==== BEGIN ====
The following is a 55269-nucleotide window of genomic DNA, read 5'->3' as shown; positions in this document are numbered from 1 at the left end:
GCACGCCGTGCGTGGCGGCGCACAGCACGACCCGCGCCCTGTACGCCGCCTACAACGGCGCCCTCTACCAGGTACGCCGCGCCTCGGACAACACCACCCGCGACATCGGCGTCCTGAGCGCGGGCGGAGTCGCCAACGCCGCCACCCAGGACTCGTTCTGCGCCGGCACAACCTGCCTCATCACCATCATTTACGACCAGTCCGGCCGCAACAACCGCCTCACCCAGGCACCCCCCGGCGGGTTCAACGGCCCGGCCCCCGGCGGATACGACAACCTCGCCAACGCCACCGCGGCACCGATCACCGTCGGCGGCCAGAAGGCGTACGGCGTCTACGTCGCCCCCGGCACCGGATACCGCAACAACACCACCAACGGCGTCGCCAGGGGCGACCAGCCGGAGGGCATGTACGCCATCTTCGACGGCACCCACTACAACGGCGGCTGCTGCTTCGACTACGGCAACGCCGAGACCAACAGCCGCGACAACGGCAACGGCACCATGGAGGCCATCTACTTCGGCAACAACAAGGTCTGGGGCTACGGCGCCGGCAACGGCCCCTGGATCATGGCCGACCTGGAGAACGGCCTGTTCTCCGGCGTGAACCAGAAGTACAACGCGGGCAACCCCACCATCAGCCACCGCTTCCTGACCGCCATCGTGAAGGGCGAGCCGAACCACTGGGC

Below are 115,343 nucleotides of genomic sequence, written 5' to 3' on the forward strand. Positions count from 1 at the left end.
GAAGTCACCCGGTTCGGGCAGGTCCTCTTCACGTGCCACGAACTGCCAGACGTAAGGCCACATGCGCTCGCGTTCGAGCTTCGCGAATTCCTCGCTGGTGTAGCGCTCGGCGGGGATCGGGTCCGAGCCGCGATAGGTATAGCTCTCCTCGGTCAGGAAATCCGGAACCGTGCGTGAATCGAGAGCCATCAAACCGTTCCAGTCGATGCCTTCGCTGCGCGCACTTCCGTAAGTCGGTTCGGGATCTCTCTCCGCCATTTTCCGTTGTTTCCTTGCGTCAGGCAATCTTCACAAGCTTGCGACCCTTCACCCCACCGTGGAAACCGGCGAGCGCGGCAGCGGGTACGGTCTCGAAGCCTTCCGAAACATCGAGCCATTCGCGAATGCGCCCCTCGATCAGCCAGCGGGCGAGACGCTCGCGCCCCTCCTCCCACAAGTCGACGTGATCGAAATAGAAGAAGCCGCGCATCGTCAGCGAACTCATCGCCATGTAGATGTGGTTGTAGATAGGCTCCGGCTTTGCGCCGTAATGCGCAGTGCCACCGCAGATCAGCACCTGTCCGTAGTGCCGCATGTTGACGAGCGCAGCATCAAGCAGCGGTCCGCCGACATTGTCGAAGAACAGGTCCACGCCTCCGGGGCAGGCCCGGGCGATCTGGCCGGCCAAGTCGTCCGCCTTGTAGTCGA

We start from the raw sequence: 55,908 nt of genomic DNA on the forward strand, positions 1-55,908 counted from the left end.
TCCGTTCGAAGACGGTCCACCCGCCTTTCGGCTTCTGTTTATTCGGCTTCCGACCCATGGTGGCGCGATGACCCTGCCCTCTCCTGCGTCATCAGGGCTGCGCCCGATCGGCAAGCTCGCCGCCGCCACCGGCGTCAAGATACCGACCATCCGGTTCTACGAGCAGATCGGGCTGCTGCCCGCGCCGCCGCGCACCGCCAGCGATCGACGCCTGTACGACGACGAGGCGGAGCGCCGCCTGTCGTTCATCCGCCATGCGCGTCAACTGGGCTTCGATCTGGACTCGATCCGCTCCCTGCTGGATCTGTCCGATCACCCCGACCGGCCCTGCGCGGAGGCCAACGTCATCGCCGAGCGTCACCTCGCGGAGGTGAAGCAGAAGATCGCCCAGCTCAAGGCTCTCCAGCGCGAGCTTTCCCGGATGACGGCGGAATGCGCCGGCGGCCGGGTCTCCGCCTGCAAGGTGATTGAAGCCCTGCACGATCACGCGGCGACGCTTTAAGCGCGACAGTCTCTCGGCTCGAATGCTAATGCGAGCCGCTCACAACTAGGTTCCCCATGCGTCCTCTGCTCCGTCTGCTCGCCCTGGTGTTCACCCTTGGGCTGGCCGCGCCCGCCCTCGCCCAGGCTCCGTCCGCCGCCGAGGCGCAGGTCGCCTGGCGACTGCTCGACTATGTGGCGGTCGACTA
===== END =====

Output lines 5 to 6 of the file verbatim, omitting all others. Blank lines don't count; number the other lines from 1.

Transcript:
We start from the raw sequence: 55,908 nt of genomic DNA on the forward strand, positions 1-55,908 counted from the left end.
TCCGTTCGAAGACGGTCCACCCGCCTTTCGGCTTCTGTTTATTCGGCTTCCGACCCATGGTGGCGCGATGACCCTGCCCTCTCCTGCGTCATCAGGGCTGCGCCCGATCGGCAAGCTCGCCGCCGCCACCGGCGTCAAGATACCGACCATCCGGTTCTACGAGCAGATCGGGCTGCTGCCCGCGCCGCCGCGCACCGCCAGCGATCGACGCCTGTACGACGACGAGGCGGAGCGCCGCCTGTCGTTCATCCGCCATGCGCGTCAACTGGGCTTCGATCTGGACTCGATCCGCTCCCTGCTGGATCTGTCCGATCACCCCGACCGGCCCTGCGCGGAGGCCAACGTCATCGCCGAGCGTCACCTCGCGGAGGTGAAGCAGAAGATCGCCCAGCTCAAGGCTCTCCAGCGCGAGCTTTCCCGGATGACGGCGGAATGCGCCGGCGGCCGGGTCTCCGCCTGCAAGGTGATTGAAGCCCTGCACGATCACGCGGCGACGCTTTAAGCGCGACAGTCTCTCGGCTCGAATGCTAATGCGAGCCGCTCACAACTAGGTTCCCCATGCGTCCTCTGCTCCGTCTGCTCGCCCTGGTGTTCACCCTTGGGCTGGCCGCGCCCGCCCTCGCCCAGGCTCCGTCCGCCGCCGAGGCGCAGGTCGCCTGGCGACTGCTCGACTATGTGGCGGTCGACTA